And with that, the Lakers are back above .500 again. Here are five takeaways from the win:
1) Kobe Bryant shot the ball a lot again, but with considerably improved selection
Predictably, Kobe's 6-for-28 disaster in Denver generated the talk typical of games where The Mamba hoists a fair amount of shots to ill-effect. Specifically, people obsessed over the shot count, and whether, in this particular case, "28" represents too many. Among the questions asked... what's the "right" amount for Kobe, especially in a game where Andrew Bynum and Pau Gasol (among others are hitting shots)... Will Mike Brown call him out... Will Kobe come out the next game "aggressive" (code for "hucking like there's no tomorrow") or facilitating (code for "allowing others to touch the ball")?Andrew D. Bernstein/NBAE/Getty Images
Kobe took more shots against Houston than Denver, but controversy won't likely follow.
But largely lost in the conversation was the true issue, which was the shot selection itself. For a natural scorer like Kobe capable of hitting from anywhere on the court, it's not necessarily how many shots go up, but where and how they're launched. Against the Nuggets, Kobe was reckless, launching without conscious, discretion or regard for the consequences. As a result, several possessions ended on empty notes, and the Laker D was constantly on its heels in transition.
But against Houston, Kobe was sensible and methodical about where he chose to let fly. More often than not, Bryant went to work down low, posting up the smaller likes of Kyle Lowry, Kevin Martin and other Rockets absolutely mismatched against his superior size. Whether taking it to the rim or turning around to pop a J before the double arrived, this was a controlled, relaxed scoring display. Yes, it took some time to get cooking, and Bryant finished the first half 5-14 with 15 points, but the shot chart was considerably more pleasing to the eye.
(As an added bonus, Kobe operating like this also meant fewer opportunities to get stripped in space or on an attempt to split a double. Thus, the ball was turned over only twice (against six assists), a decided improvement over Sunday's six gaffes.)
During the second half, Bryant caught heat. And down the stretch, we saw Kobe what's made him a legend: Make difficult shots to close out a game. But again, these monster buckets were generally set up and executed better, with Kobe backing down defenders and making quick, decisive moves, rather than jab-stepping himself to death in isolation. He ended the evening with a reasonably efficient 14-29 clip, but had he missed a few more, I wouldn't have had too many complaints (save one below), because it was generally difficult to find fault with the shots themselves.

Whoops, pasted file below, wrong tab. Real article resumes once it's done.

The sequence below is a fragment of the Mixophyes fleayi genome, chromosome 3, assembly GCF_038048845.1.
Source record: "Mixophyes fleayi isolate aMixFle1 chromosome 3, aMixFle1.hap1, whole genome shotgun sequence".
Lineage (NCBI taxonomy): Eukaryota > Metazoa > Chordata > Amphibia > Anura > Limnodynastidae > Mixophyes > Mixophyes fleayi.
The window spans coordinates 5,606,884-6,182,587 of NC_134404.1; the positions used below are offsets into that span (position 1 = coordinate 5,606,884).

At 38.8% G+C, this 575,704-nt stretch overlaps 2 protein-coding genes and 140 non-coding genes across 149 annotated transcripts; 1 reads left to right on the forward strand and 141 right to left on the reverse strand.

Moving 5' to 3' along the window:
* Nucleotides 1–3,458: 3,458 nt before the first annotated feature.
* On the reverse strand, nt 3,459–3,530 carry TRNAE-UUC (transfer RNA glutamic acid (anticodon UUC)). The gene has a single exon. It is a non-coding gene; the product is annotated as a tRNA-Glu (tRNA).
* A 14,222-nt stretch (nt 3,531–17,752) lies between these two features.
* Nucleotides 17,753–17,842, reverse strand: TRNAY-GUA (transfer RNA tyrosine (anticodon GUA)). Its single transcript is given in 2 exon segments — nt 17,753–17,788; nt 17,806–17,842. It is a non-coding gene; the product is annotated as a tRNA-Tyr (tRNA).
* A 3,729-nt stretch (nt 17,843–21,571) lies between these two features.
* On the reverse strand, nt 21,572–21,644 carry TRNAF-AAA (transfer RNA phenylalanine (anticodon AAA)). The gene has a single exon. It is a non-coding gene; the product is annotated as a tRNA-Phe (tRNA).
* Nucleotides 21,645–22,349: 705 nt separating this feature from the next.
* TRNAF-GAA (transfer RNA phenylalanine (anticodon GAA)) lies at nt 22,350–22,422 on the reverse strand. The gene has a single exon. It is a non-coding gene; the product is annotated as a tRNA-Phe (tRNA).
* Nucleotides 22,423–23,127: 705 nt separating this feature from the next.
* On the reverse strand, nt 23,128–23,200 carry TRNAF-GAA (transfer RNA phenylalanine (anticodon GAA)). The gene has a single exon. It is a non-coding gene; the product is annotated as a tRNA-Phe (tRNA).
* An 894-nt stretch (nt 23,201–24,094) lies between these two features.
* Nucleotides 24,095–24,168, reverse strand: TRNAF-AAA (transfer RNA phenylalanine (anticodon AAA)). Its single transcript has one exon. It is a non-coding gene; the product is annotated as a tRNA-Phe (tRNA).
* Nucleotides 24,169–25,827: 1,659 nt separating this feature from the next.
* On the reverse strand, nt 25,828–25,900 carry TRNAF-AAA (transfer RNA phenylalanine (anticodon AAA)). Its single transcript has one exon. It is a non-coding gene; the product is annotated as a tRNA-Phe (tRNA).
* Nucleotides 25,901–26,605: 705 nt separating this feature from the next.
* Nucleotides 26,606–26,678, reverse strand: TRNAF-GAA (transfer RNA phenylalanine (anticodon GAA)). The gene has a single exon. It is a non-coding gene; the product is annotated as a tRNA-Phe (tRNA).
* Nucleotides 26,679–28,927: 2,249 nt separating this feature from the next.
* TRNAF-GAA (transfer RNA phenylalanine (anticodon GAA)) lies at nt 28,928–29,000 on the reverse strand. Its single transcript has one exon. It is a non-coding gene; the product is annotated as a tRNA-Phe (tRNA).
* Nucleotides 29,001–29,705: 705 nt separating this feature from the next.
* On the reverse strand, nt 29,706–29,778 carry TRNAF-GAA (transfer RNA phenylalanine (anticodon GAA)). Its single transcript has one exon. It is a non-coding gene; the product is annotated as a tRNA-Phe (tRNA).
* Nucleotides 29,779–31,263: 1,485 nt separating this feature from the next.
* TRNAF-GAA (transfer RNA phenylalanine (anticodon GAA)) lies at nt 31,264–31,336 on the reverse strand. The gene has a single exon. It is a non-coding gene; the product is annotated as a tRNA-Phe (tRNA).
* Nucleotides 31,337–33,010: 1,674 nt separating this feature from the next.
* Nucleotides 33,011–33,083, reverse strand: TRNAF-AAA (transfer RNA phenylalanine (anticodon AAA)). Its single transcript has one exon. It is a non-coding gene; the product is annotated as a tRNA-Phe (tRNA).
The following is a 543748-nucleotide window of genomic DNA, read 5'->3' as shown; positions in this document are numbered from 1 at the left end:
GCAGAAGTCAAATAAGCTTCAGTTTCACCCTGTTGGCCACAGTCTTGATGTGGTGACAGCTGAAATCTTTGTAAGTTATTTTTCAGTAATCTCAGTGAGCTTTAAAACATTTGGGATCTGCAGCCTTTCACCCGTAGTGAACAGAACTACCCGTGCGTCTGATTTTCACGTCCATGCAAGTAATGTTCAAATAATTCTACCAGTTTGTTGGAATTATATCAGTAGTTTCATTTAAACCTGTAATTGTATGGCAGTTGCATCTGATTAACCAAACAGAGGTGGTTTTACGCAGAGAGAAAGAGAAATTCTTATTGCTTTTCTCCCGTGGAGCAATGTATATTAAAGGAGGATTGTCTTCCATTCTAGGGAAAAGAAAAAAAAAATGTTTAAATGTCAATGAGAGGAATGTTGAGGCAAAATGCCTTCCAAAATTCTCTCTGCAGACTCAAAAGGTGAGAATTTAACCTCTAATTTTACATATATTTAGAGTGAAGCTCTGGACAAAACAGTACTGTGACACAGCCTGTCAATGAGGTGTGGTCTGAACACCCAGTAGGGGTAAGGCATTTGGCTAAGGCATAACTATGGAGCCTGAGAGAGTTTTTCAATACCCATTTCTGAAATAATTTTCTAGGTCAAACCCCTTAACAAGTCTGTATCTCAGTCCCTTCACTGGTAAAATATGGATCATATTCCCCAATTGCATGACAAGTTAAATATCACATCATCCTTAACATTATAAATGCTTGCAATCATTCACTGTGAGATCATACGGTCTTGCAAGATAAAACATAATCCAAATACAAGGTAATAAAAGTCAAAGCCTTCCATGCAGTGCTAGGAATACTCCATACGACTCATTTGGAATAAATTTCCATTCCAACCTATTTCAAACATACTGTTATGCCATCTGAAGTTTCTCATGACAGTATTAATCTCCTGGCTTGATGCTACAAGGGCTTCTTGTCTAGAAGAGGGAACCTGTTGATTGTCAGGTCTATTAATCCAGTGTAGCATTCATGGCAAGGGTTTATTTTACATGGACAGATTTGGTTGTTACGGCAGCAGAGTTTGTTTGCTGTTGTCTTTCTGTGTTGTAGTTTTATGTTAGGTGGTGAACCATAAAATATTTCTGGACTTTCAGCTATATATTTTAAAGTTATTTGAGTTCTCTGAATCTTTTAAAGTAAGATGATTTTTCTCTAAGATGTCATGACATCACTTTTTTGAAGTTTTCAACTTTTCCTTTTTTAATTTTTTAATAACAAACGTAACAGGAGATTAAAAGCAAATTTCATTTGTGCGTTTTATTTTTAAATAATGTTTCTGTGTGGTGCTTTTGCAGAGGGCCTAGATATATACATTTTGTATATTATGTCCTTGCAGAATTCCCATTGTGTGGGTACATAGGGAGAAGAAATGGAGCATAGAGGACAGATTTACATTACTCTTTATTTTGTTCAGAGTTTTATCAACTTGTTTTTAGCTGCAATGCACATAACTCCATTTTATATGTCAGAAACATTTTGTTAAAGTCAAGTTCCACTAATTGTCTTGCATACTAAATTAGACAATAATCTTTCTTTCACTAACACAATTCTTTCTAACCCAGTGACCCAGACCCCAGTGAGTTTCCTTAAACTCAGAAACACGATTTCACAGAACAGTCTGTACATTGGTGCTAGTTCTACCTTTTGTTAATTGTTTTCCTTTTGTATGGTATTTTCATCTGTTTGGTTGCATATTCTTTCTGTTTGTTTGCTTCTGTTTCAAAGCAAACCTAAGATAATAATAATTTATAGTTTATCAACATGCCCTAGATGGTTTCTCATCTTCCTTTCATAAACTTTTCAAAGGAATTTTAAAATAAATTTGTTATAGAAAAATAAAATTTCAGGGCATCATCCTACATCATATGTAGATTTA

All in all, Bryant's 37 points provided a great reminder about how the story isn't found in raw numbers. Context means everything.
2) Andrew Bynum remains in beast mode
Having said all that in praise of Kobe's shot selection, if there was one downside, it's that more than a few of these hoists came at the expense of touches for Bynum, who played absolutely out of his mind. Now in his third game back from suspension, the kid racked the first 20/20 game of his career. More specifically, 21 points and 22 boards, the former number accumulated while Houston's undersized frontcourt struggled to slow the massive center. He could have amassed even more points, but wasn't fed enough during the first half, especially during a stretch when Houston went small and the Lakers didn't capitalize.Noah Graham/NBAE/Getty Images
Why, yes. I will do windows.
Coincidentally, Bynum's highlight score and rebound came on the same play in the second quarter. After the Lakers came up dry after two chances, Bynum stretched his hand all the way to Figueroa St. to snag a missed 7-footer from Gasol, then threw the ball down with ridiculous authority despite a foul from Luis Scola. One got the sense the force was due in part to frustration over the amount of times the ball missed him down low. Can't say I blame the guy.
3) The Lakers were careless guarding the three-point line
In the first half, the Rockets missed 12 of their 15 three-pointers, but that was often more the result of bad luck than excellent perimeter D from the Lakers. A lot of clean looks just refused to cooperate. In the second half, the visitors' fortunes turned. 50 percent of those bombs ended up wet, a big reason why they kept matters so close. Houston entered the game shooting 34.7 from behind the arc, which is basically middle of the back. Thus, I'm placing more blame on the Laker defenders, rather than a collectively hot hand from the Rockets.
4) Metta World Playmaker
With the clock running down to end the first quarter, Metta World Peace dribbled down the clock with the floor spread, obviously the one calling the shots before the frame ended. We've seen MWP quarterbacking possessions, but typically while doing his best impression of a bulldozer laying out smaller defenders. Metta in space is an unfamiliar look, and I'd be lying if I claimed not to have held my breath. But MWP came through, finding Steve Blake in the corner for a made three. It was one of a few such dimes for Metta, who's finished the night with five (and no turnovers), and is clearly growing more comfortable each game as a second unit facilitator. If he's capable of setting up teammates from all over the court, the reserves will in turn jell that much more.
5) If Jason Kapono ever changes his name, it will not be to "Metta World Playmaker."
Tonight, we saw perhaps the first two passes from Kapono this season offered with the intent of setting up a teammate, rather than just moving it along before drifting to spot up. The first an awful lob to MWP on the box, chucked with all the elegance of a shut putter. The second was rifled to nobody in particular. As the saying goes, let us never speak of this again.